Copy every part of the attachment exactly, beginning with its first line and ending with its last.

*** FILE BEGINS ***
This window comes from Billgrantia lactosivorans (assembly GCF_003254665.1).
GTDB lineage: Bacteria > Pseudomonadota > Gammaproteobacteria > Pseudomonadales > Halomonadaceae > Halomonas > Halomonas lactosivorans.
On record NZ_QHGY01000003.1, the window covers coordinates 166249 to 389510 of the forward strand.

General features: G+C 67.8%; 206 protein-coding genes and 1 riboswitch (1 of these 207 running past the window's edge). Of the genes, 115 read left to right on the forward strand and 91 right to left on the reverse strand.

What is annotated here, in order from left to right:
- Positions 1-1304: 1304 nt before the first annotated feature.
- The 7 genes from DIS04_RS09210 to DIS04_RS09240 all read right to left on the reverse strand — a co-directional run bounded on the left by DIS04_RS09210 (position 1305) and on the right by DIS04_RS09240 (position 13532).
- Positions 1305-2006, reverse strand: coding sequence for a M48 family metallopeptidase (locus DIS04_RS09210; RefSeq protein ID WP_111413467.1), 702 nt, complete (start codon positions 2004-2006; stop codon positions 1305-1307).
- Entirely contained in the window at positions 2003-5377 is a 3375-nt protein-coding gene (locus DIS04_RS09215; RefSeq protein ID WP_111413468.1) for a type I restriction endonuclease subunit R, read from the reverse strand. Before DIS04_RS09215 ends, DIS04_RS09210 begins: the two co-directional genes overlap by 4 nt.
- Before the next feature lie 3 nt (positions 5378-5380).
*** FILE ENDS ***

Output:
This window comes from Billgrantia lactosivorans (assembly GCF_003254665.1).
GTDB lineage: Bacteria > Pseudomonadota > Gammaproteobacteria > Pseudomonadales > Halomonadaceae > Halomonas > Halomonas lactosivorans.
On record NZ_QHGY01000003.1, the window covers coordinates 166249 to 389510 of the forward strand.

General features: G+C 67.8%; 206 protein-coding genes and 1 riboswitch (1 of these 207 running past the window's edge). Of the genes, 115 read left to right on the forward strand and 91 right to left on the reverse strand.

What is annotated here, in order from left to right:
- Positions 1-1304: 1304 nt before the first annotated feature.
- The 7 genes from DIS04_RS09210 to DIS04_RS09240 all read right to left on the reverse strand — a co-directional run bounded on the left by DIS04_RS09210 (position 1305) and on the right by DIS04_RS09240 (position 13532).
- Positions 1305-2006, reverse strand: coding sequence for a M48 family metallopeptidase (locus DIS04_RS09210; RefSeq protein ID WP_111413467.1), 702 nt, complete (start codon positions 2004-2006; stop codon positions 1305-1307).
- Entirely contained in the window at positions 2003-5377 is a 3375-nt protein-coding gene (locus DIS04_RS09215; RefSeq protein ID WP_111413468.1) for a type I restriction endonuclease subunit R, read from the reverse strand. Before DIS04_RS09215 ends, DIS04_RS09210 begins: the two co-directional genes overlap by 4 nt.
- Before the next feature lie 3 nt (positions 5378-5380).